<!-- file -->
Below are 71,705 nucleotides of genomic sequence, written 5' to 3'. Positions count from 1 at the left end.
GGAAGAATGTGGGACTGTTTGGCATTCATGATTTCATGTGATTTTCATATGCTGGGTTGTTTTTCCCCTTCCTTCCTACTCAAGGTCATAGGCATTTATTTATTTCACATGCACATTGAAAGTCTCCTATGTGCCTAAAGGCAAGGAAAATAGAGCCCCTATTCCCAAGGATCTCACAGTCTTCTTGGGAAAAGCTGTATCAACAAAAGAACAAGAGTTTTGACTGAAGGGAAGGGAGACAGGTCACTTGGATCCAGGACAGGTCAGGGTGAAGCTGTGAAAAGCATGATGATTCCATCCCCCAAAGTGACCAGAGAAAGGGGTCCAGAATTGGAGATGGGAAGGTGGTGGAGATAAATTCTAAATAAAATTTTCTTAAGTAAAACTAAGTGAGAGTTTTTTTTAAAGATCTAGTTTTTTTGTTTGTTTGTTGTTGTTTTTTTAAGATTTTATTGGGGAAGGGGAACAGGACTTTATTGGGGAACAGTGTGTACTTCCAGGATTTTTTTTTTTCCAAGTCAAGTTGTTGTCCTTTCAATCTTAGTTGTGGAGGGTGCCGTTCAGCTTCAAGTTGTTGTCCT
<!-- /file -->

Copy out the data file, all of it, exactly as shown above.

Below are 71,705 nucleotides of genomic sequence, written 5' to 3'. Positions count from 1 at the left end.
GGAAGAATGTGGGACTGTTTGGCATTCATGATTTCATGTGATTTTCATATGCTGGGTTGTTTTTCCCCTTCCTTCCTACTCAAGGTCATAGGCATTTATTTATTTCACATGCACATTGAAAGTCTCCTATGTGCCTAAAGGCAAGGAAAATAGAGCCCCTATTCCCAAGGATCTCACAGTCTTCTTGGGAAAAGCTGTATCAACAAAAGAACAAGAGTTTTGACTGAAGGGAAGGGAGACAGGTCACTTGGATCCAGGACAGGTCAGGGTGAAGCTGTGAAAAGCATGATGATTCCATCCCCCAAAGTGACCAGAGAAAGGGGTCCAGAATTGGAGATGGGAAGGTGGTGGAGATAAATTCTAAATAAAATTTTCTTAAGTAAAACTAAGTGAGAGTTTTTTTTAAAGATCTAGTTTTTTTGTTTGTTTGTTGTTGTTTTTTTAAGATTTTATTGGGGAAGGGGAACAGGACTTTATTGGGGAACAGTGTGTACTTCCAGGATTTTTTTTTTTCCAAGTCAAGTTGTTGTCCTTTCAATCTTAGTTGTGGAGGGTGCCGTTCAGCTTCAAGTTGTTGTCCT